2. ^ "Echis coloratus". Integrated Taxonomic Information System. Retrieved 1 August 2006.
    3. ^ a b c Mallow D, Ludwig D, Nilson G. 2003. True Vipers: Natural History and Toxinology of Old World Vipers. Malabar, Florida: Krieger Publishing Company. 359 pp. ISBN 0-89464-877-2.
    4. ^ a b c Spawls S, Branch B. 1995. The Dangerous Snakes of Africa. Dubai: Ralph Curtis Books. Oriental Press. 192 pp. ISBN 0-88359-029-8.
    5. ^ Echis coloratus at the Reptarium.cz Reptile Database. Accessed 2 August 2007.
    6. ^ a b Echis coloratus at Munich AntiVenom INdex. Accessed 2 August 2007.

    Lifespan, longevity, and ageing
    provided by AnAge articles
    Maximum longevity: 28.3 years (captivity)

Distribution

    Distribution in Egypt
    provided by Bibliotheca Alexandrina LifeDesk

    The Eastern Desert and Sinai. Widespread, but uncommon, in the Eastern Desert; the southernmost record known from Egypt is from Bir Abraq (UMMZ 181529). However, Joger (1987) reports the species further south from northeast Sudan. In Sinai it is fairly common, but is lacking from the dune fields of the north. Venomous to humans.

    Global Distribution
    provided by Bibliotheca Alexandrina LifeDesk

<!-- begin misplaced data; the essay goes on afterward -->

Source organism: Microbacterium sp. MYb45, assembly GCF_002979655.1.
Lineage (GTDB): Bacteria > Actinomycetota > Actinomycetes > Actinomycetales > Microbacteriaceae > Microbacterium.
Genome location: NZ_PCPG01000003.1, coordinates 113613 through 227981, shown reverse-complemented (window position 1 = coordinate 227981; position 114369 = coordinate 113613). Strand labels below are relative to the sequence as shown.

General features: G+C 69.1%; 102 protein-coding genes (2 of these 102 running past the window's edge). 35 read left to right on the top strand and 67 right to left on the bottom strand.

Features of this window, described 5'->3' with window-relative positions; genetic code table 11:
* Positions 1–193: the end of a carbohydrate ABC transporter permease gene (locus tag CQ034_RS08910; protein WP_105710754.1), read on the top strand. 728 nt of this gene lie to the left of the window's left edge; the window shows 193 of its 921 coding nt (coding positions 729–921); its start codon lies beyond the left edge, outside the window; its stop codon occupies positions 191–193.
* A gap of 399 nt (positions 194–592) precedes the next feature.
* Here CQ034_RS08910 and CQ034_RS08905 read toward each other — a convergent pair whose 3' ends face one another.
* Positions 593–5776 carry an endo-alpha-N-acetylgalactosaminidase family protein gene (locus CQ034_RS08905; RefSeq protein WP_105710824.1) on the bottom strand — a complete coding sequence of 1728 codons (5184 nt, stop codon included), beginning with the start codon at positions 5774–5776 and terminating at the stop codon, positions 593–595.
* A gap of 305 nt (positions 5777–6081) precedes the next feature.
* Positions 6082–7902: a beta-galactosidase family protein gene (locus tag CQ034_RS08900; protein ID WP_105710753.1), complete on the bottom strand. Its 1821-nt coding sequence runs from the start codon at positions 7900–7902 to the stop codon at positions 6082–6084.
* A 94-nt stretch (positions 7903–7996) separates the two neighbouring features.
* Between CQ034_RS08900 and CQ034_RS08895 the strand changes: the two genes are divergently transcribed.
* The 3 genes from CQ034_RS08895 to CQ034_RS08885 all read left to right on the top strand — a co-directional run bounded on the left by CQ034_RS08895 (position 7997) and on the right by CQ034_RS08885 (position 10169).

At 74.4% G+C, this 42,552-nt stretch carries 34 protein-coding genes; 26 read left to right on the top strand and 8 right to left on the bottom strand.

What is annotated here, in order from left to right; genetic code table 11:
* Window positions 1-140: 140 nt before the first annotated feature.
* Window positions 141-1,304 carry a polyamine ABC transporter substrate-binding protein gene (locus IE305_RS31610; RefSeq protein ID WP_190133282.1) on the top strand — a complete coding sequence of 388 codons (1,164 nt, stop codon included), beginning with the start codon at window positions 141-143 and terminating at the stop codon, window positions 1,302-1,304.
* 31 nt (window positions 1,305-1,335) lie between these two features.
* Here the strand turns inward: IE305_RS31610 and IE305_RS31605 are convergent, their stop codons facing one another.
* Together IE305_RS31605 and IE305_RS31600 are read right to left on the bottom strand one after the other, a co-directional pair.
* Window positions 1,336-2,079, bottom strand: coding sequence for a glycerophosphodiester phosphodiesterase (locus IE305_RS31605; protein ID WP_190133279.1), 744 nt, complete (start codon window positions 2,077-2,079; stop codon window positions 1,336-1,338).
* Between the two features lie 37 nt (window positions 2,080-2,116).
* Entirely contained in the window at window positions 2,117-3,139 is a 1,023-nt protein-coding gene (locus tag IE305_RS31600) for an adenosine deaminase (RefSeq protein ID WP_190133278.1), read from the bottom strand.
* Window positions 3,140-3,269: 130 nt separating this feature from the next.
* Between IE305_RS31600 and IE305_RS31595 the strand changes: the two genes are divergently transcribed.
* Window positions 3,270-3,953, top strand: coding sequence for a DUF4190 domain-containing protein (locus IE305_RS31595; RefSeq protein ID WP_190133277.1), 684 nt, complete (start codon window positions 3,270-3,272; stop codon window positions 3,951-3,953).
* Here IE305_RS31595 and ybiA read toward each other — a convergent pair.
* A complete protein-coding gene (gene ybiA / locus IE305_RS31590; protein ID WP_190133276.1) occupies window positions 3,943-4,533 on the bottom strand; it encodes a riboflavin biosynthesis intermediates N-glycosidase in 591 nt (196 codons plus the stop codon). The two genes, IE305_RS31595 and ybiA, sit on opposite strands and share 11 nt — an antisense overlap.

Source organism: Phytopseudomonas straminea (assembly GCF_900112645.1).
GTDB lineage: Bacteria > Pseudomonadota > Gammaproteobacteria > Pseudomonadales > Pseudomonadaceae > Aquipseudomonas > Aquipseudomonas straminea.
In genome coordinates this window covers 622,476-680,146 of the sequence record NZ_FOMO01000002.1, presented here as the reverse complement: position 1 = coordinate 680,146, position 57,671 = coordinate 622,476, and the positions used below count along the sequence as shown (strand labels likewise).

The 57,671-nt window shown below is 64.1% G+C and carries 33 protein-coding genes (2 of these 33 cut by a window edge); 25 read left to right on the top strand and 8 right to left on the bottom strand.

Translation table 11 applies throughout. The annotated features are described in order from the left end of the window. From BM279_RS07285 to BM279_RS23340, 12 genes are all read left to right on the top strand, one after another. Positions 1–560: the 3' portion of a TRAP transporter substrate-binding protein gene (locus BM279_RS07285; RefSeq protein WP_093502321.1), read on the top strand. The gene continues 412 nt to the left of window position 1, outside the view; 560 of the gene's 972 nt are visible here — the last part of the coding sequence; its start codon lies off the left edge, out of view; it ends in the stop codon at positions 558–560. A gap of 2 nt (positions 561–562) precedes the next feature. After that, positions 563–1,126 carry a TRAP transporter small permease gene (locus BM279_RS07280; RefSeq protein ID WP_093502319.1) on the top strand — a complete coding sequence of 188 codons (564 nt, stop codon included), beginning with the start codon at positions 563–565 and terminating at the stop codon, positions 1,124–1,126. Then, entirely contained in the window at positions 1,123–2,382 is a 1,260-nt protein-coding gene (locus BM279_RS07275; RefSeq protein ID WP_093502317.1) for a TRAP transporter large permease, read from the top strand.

Eastern Egypt and Sudan, and Arabia.

    Distribution
    provided by ReptileDB
    Continent: Africa Near-East
    Distribution: E Egypt, Yemen, Saudi Arabia, Israel, N Oman, Jordan, United Arab Emirates (UAE) coloratus: NW Arabia, S Levant (Sinai), Wadi Arava), Egypt (east of Nile), Jordan.
    Type locality: Jebel Sharr, Midian, Arabia, elevation 4,500 ft. terraesanctae: Israel, Jordan.
    Type locality: Maale Efrayim, Samaria, Cisjordan.

Habitat

    Habitat
    provided by Bibliotheca Alexandrina LifeDesk

    A species of rocky mountainous country, typically found on rather steep slopes with boulders, on ledges, cliffs and rocky wadis. Often near or in oases and near water sources. In South Sinai found up to 2,000 m, and probably reaches higher altitudes. Nocturnal and crepuscular, most active at or just after sunset.

Behavior

    Behaviour
    provided by Bibliotheca Alexandrina LifeDesk

    Nocturnal and crepuscular, most active at or just after sunset.

Conservation Status

    Conservation Status
    provided by Bibliotheca Alexandrina LifeDesk

    Least Concern

    Status in Egypt
    provided by Bibliotheca Alexandrina LifeDesk

    Fairly common and widespread